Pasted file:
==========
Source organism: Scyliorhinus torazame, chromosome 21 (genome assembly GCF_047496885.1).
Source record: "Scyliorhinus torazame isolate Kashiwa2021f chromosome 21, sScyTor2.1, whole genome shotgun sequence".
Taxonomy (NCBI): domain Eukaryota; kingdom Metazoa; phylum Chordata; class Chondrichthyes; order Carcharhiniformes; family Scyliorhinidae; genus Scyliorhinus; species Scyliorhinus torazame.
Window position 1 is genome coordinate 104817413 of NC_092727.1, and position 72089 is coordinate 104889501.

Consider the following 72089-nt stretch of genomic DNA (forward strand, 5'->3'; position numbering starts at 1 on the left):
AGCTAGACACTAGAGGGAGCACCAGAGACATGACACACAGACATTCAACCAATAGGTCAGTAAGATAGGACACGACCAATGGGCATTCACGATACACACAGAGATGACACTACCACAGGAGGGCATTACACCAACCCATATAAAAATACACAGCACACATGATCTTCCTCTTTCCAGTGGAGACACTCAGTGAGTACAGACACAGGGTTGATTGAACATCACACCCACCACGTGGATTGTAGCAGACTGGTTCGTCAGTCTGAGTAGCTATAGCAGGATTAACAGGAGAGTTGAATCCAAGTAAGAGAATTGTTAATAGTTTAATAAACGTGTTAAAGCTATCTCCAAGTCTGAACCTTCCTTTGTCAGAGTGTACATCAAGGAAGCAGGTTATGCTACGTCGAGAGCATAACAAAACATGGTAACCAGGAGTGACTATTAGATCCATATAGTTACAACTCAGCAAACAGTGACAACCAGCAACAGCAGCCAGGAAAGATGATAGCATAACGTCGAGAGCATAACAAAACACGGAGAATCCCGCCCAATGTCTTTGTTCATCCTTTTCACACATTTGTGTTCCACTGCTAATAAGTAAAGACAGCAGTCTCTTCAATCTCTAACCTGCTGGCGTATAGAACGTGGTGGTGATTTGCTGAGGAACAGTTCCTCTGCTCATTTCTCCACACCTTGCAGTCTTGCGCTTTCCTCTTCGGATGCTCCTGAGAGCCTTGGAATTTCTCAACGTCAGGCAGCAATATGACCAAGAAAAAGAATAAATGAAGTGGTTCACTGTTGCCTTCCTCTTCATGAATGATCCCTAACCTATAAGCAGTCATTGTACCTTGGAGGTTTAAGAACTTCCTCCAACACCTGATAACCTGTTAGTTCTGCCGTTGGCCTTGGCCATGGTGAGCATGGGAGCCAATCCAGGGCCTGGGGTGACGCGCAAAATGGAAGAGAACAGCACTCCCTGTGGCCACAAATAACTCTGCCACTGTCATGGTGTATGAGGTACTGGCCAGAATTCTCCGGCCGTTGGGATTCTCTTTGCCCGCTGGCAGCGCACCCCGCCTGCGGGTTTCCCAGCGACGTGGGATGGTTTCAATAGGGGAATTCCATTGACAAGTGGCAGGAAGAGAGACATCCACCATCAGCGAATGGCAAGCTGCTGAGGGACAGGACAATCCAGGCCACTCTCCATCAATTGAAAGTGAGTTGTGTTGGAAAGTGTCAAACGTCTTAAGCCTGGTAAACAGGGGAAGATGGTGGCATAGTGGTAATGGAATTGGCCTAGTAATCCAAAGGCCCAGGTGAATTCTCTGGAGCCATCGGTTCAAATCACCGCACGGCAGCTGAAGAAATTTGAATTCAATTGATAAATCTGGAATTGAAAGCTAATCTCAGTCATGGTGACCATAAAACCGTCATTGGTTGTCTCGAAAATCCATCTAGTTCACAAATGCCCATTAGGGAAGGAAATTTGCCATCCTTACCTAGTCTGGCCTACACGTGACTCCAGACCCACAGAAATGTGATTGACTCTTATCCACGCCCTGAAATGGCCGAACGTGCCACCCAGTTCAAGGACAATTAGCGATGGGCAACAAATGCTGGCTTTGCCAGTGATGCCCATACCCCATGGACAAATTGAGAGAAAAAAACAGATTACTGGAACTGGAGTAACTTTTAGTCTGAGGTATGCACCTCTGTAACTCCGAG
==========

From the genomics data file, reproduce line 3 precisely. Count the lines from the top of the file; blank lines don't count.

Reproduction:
Taxonomy (NCBI): domain Eukaryota; kingdom Metazoa; phylum Chordata; class Chondrichthyes; order Carcharhiniformes; family Scyliorhinidae; genus Scyliorhinus; species Scyliorhinus torazame.